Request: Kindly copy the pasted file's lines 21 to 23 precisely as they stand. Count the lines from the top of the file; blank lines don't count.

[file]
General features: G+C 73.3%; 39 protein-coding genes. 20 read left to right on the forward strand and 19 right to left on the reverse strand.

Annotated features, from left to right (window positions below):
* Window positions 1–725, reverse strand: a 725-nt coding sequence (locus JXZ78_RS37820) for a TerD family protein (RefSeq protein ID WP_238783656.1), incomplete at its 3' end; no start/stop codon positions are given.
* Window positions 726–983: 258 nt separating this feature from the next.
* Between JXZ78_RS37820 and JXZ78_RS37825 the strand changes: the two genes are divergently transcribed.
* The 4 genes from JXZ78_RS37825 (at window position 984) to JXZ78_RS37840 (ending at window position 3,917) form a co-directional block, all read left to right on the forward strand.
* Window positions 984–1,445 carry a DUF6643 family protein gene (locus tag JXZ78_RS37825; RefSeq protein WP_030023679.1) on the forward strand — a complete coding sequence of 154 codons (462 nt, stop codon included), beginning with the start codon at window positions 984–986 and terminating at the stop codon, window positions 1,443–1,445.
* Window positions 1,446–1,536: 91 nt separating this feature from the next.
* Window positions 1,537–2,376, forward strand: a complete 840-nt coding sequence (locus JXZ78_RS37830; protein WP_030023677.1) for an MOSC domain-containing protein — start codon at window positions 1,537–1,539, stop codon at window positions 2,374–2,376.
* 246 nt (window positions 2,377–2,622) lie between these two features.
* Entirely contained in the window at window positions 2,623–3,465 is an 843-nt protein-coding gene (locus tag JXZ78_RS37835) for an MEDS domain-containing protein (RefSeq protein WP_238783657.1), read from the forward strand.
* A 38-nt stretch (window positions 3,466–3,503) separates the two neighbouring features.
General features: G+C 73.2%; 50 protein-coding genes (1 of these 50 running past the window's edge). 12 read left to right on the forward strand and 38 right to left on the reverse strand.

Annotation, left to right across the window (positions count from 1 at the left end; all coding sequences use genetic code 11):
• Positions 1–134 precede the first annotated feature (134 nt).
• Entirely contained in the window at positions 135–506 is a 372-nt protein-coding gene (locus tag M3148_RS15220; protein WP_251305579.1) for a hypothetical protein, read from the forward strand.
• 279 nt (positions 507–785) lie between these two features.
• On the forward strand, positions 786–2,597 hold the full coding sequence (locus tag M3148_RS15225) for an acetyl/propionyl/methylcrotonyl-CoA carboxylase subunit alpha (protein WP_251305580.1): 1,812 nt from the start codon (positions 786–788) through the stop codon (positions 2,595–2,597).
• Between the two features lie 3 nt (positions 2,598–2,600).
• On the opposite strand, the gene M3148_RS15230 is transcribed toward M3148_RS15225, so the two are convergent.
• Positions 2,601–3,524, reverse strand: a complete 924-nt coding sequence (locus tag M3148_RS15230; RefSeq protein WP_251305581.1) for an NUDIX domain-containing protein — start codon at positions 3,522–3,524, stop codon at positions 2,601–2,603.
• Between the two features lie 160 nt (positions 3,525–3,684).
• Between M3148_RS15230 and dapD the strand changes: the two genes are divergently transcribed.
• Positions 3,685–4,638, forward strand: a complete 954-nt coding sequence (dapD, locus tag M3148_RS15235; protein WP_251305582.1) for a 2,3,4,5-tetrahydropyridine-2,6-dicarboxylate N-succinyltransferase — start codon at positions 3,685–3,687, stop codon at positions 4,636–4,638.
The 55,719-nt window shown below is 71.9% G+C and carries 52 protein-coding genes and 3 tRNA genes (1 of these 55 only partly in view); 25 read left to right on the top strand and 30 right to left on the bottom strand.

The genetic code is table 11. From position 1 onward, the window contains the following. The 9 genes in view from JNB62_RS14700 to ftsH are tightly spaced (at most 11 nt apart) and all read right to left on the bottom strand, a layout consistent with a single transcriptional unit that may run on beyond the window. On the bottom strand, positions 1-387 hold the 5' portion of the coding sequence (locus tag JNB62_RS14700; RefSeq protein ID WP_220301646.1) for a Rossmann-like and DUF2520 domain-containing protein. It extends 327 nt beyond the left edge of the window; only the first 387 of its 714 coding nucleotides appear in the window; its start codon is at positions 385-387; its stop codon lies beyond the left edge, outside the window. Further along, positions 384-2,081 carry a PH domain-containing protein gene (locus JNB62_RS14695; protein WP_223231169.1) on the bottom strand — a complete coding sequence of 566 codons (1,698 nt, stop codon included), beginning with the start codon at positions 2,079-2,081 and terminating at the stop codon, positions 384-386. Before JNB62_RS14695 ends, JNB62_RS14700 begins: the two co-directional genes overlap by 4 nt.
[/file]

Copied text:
• Positions 2,601–3,524, reverse strand: a complete 924-nt coding sequence (locus tag M3148_RS15230; RefSeq protein WP_251305581.1) for an NUDIX domain-containing protein — start codon at positions 3,522–3,524, stop codon at positions 2,601–2,603.
• Between the two features lie 160 nt (positions 3,525–3,684).
• Between M3148_RS15230 and dapD the strand changes: the two genes are divergently transcribed.